Art by the spirit-filled and fiery-tongued Brian Jocks.
The charismatic movement’s impact in both Catholic and Protestant circles is a force to be reckoned with. At its best, it is a source of genuine conversion of heart with strong ecumenical implications. At its worst, you might find manipulated and sensational attempts of conjuring something super-spiritual and spooky, reminiscent of Saul’s need for direction from the witch of Endor. Discernment of spirits is an overlooked gift in some of these circles, yet in others it functions practically as a premature and forbidden judgment of souls.
My former “Full Gospel” pastor tolerated anything that wasn’t too distracting, but this was the same church that turned down the air conditioning during the slower and often spontaneous worship songs. Coincidentally, people felt the rushing wind of the Holy Spirit. Real demons and perceived demons would be dealt with in the deliverance room on the side of the church. All sorts of mental illnesses, addictions, religious traditions, and physical ailments, even the spirit of cancer, would be cast out. People would prophesy during church, others would provide a message in tongues followed by an interpretation. These would usually be about revival coming or blessings falling, and any word of judgment or call to repentance better be quick and tempered. Personal prophecies were allowed, and people were prophesied into or out of relationships, careers, and business transactions. My pastor’s take was that if any this stuff wasn’t of God, it was still okay as long as it was good. On a side note, it was never good if it interrupted the offering or the high pressure sales pitch before it.
The pinnacle of this madness was the laughing revival of the 1990s, also referred to as the Toronto Blessing. Whereas there had been a history of people being “slain in the Spirit,” a state of falling to the floor unconscious but resting in God’s peace, the new phenomena was explained as being so drunk in the Holy Spirit that one was overwhelmed by holy laughter to the point of falling down and rolling on the floor.
I loved this stuff as a teenager. There were reasons at home I needed the peace of being slain and the joy of being drunk in the presence of the Lord. But even as wild a charismaniac as my eighteen-year-old naive self felt a pinch of discernment when my classmates in Bible college started to bring a beach ball to our Person of the Holy Spirit class and our Signs and Wonders Laboratory class. Yes, I know that last one sounds weird, and it was. The phenomena of the laughing revival was so routinely expected to disrupt and take over our class that students brought the beach ball to bat around joyfully as they died laughing to the glory of God, sometimes for nearly three hours.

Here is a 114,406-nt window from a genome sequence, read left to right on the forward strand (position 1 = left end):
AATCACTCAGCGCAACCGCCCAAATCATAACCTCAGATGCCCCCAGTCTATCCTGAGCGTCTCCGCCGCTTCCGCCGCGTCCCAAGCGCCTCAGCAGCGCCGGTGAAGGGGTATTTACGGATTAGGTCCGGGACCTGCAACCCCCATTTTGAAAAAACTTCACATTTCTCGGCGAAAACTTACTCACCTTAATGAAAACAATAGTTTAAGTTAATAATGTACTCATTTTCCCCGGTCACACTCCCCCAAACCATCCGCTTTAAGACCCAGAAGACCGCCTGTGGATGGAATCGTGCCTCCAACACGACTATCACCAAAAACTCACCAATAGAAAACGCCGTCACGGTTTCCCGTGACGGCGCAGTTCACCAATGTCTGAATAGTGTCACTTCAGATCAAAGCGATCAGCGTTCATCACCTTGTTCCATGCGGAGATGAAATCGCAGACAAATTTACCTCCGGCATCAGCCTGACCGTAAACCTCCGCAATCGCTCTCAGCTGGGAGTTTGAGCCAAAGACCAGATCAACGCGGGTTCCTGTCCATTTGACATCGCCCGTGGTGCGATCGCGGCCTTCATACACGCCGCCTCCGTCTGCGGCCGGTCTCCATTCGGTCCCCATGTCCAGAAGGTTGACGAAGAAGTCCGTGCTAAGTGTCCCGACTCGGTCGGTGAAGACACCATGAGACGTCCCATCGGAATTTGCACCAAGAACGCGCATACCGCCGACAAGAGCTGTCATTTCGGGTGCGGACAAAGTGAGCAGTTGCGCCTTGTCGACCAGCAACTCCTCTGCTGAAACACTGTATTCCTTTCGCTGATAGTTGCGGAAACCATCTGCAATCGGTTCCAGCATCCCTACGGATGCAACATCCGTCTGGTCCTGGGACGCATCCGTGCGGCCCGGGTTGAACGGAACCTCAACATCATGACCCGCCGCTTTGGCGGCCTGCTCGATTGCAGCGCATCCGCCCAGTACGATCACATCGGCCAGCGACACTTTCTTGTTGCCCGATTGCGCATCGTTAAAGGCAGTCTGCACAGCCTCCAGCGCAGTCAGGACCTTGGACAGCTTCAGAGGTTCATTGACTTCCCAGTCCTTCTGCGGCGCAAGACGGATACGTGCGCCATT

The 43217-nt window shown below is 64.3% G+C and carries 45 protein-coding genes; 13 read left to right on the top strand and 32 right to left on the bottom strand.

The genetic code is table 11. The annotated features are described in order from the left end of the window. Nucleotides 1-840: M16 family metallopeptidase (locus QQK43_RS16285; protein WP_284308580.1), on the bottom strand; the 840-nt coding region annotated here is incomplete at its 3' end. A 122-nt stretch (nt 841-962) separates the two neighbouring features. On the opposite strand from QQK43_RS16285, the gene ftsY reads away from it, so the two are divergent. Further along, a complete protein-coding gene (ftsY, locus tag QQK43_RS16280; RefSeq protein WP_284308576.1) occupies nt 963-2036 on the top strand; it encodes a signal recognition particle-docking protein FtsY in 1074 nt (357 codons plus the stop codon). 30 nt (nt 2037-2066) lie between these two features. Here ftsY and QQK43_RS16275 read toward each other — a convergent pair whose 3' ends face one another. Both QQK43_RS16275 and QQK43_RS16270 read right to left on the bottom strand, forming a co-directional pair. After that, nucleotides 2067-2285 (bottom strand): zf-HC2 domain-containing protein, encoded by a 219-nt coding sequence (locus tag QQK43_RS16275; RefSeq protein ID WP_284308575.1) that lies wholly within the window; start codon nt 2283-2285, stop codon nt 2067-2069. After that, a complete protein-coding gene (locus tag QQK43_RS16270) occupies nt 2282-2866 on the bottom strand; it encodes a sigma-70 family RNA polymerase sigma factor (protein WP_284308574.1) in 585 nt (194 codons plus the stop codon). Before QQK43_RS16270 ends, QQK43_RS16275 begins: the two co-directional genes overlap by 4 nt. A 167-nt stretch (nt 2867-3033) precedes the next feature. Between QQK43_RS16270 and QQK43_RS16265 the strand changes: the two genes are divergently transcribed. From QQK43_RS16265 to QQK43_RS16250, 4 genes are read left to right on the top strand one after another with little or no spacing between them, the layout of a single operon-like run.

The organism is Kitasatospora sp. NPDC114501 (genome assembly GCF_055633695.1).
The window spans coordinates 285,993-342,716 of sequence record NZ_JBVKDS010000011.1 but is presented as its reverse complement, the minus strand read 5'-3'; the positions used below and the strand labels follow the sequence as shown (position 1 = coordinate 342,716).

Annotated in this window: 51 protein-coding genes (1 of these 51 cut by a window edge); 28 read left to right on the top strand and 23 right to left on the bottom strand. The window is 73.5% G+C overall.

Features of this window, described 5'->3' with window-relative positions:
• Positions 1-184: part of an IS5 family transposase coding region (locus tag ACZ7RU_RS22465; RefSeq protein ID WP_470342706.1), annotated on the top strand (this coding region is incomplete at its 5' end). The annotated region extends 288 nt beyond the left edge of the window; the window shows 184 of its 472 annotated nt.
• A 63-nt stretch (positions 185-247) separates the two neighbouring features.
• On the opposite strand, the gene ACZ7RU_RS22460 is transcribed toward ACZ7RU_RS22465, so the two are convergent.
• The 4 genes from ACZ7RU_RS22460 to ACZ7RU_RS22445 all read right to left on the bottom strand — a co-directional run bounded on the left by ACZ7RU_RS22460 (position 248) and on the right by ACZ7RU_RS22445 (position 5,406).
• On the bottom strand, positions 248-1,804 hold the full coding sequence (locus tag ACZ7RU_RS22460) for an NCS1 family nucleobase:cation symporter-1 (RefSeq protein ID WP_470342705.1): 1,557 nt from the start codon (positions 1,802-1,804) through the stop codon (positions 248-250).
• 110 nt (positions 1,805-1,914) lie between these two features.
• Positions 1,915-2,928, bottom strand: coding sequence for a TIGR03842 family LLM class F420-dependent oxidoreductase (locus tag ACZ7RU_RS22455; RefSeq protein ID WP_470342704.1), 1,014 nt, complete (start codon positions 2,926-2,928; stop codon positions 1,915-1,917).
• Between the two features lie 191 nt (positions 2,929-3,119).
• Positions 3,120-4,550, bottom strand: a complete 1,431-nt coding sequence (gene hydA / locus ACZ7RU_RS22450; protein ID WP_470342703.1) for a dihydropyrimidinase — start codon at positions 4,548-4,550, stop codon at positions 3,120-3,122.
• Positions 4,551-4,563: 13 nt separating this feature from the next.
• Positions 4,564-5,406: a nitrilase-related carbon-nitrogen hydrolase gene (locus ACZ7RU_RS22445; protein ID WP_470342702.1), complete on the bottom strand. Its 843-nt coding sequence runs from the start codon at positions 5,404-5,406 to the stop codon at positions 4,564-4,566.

I am thankful for my old coreligionists, and I take a slight degree of pleasure in recognizing them in such a manner that would definitely cause offense. They hate “religion.” But Scripture reminds us that pure and undefiled religion in the sight of God is visiting orphans and widows in their distress and keeping ourselves unstained by the world. I wish that was one of the ideas of Scripture emphasized better in that church, much more than any of the nonsense feelgood doctrines that kept the offerings coming. Still, for all of the toxic residue that still resurfaces in my life on occasion, they meant well. They showed me Scripture and kept me company. That was good. That alone is pretty close to God.
Pentecost marks a transition from the spiritual heights of Easter into ordinary time, time when God is still present even if we are conscious of the tedious and mundane, the drudgery and malaise of everydayness. Somewhere beneath all of the noise we may generate demanding God to show up, there is a still, small voice reminding us that God never left. My hope for all of us this Pentecost is that the Spirit draws us to greater unity, that we are provoked to greater works of charity towards widows and orphans in their distress, that we all find the stress of daily living refining us in a greater purity. Most especially, I’m praying that we all realize God is present and does not need to be conjured. May the Holy Spirit open our eyes to every good and beautiful and true place where God may be found.
Toby D’Anna entered the Catholic church nineteen years ago after burning out from charismatic super-spirituality in the evangelical subculture. His childhood and college years in Louisiana had its share of characters and incidents straight out of a Flannery O’Connor story. Toby and his wife, Emily, live in Tacoma, Washington where he teaches middle school English, serves as an adult catechist in his parish, and participates in the Communion and Liberation movement.